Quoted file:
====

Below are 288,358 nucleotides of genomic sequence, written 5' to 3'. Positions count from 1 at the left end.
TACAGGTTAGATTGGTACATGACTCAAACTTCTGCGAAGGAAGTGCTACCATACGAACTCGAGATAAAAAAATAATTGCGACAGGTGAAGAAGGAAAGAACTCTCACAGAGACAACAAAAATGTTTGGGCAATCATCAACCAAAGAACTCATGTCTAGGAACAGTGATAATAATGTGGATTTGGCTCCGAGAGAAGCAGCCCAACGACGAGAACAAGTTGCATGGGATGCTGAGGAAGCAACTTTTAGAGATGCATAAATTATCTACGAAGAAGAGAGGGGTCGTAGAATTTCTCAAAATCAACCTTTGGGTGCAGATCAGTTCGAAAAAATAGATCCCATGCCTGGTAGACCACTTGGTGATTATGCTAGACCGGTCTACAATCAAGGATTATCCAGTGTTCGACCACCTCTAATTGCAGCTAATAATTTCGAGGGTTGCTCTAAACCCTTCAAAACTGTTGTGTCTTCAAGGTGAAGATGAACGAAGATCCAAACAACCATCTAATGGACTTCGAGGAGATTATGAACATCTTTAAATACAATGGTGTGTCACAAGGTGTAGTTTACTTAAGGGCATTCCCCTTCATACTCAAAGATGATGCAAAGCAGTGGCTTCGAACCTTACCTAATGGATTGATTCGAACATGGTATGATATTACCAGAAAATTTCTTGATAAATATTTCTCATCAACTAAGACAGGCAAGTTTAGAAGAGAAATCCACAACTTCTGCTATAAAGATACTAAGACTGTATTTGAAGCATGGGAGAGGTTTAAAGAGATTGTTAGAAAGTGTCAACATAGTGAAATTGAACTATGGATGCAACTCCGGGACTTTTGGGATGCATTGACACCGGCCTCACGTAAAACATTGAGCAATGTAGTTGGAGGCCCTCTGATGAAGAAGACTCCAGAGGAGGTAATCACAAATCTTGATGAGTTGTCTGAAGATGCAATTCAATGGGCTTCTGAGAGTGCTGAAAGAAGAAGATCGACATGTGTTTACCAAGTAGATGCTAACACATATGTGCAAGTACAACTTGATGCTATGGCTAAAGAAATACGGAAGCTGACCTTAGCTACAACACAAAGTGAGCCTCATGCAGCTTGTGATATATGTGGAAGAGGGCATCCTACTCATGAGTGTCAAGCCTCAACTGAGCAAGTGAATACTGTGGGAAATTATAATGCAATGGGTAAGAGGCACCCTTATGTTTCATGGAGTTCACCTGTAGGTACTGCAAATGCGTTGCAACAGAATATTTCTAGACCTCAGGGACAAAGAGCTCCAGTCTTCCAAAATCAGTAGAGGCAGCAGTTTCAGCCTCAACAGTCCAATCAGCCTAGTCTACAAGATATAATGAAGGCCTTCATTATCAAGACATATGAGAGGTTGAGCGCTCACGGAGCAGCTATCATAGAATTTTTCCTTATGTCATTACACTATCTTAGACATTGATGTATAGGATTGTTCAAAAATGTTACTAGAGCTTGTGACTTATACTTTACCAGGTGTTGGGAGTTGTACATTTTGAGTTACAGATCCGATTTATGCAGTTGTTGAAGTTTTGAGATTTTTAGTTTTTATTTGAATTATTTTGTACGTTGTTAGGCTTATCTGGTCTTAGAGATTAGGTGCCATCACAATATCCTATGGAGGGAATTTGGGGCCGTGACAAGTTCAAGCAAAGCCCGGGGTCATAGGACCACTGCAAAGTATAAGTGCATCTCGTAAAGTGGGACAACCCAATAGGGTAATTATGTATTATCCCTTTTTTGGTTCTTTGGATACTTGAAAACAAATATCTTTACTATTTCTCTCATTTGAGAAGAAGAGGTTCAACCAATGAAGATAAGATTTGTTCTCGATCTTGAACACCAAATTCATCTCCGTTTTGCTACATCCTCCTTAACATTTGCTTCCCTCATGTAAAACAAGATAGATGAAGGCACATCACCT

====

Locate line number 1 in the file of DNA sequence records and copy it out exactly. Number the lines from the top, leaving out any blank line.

Below are 288,358 nucleotides of genomic sequence, written 5' to 3'. Positions count from 1 at the left end.